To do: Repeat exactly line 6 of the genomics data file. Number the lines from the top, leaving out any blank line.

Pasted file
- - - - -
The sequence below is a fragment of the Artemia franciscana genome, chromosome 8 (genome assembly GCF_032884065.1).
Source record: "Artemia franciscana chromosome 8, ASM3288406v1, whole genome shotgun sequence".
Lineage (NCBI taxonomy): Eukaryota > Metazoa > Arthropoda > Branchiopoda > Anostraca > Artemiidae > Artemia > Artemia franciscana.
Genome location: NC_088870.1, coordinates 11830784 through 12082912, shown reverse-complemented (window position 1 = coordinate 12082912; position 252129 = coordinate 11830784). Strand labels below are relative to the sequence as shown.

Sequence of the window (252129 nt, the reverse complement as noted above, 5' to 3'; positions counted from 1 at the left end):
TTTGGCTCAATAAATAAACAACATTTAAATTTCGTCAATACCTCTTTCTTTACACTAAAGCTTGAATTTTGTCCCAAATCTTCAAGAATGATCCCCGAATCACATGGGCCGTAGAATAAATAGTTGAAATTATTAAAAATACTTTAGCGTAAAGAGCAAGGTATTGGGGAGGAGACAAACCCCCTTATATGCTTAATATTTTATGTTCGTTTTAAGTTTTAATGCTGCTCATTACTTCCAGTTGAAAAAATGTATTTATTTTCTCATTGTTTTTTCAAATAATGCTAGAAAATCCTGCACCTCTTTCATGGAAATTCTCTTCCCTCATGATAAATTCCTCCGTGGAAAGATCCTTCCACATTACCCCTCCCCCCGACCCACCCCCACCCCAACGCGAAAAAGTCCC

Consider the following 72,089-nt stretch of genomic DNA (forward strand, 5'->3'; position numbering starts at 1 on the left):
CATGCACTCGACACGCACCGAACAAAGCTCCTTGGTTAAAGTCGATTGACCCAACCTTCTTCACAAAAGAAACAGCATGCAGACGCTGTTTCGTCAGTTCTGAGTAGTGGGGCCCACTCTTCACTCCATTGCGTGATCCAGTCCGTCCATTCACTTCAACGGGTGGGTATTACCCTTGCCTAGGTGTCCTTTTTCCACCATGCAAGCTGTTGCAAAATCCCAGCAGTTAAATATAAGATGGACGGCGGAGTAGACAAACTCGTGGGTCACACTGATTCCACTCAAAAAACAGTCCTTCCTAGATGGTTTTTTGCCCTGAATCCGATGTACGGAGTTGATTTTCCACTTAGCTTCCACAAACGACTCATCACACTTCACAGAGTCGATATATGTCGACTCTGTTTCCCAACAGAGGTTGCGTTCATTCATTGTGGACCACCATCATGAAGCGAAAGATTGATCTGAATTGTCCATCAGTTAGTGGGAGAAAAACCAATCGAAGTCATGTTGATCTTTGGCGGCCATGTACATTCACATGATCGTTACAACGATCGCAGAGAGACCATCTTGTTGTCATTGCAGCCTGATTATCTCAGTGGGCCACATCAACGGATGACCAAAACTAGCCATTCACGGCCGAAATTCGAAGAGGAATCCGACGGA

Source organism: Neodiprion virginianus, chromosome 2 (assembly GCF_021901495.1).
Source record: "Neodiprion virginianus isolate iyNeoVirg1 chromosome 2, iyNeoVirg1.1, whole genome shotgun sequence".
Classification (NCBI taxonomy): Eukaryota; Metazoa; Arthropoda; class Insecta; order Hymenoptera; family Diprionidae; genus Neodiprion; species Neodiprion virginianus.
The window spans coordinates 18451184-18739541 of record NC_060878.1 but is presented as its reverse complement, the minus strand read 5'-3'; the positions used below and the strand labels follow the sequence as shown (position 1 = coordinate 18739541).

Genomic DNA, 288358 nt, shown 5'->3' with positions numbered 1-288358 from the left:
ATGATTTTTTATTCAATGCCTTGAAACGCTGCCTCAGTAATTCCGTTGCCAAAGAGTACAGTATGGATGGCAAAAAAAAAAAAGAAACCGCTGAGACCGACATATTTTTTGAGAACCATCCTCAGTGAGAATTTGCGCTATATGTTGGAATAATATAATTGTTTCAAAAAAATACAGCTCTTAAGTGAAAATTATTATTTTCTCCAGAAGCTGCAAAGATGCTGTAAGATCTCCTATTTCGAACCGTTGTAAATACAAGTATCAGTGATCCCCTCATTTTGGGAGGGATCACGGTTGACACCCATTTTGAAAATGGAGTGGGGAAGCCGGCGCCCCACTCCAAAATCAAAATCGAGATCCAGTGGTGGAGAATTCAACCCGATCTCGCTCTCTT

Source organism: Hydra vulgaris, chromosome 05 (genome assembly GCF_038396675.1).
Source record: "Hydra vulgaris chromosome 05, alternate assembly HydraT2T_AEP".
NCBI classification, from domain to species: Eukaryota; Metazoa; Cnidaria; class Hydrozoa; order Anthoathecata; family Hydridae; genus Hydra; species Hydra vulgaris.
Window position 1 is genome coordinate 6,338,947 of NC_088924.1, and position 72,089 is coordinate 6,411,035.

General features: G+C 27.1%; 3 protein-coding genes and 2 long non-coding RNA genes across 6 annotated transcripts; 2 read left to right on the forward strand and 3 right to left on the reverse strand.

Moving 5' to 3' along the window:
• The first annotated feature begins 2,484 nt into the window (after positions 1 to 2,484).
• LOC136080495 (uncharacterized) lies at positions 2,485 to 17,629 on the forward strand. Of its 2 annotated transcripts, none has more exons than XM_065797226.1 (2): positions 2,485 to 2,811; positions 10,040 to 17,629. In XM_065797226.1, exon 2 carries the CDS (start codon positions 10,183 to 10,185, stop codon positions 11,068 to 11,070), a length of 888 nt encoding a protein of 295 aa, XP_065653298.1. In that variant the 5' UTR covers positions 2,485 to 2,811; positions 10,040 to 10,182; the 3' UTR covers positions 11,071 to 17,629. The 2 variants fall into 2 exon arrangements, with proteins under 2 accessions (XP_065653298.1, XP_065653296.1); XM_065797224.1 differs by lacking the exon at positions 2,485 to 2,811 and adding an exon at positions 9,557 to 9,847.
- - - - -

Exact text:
TTTGGCTCAATAAATAAACAACATTTAAATTTCGTCAATACCTCTTTCTTTACACTAAAGCTTGAATTTTGTCCCAAATCTTCAAGAATGATCCCCGAATCACATGGGCCGTAGAATAAATAGTTGAAATTATTAAAAATACTTTAGCGTAAAGAGCAAGGTATTGGGGAGGAGACAAACCCCCTTATATGCTTAATATTTTATGTTCGTTTTAAGTTTTAATGCTGCTCATTACTTCCAGTTGAAAAAATGTATTTATTTTCTCATTGTTTTTTCAAATAATGCTAGAAAATCCTGCACCTCTTTCATGGAAATTCTCTTCCCTCATGATAAATTCCTCCGTGGAAAGATCCTTCCACATTACCCCTCCCCCCGACCCACCCCCACCCCAACGCGAAAAAGTCCC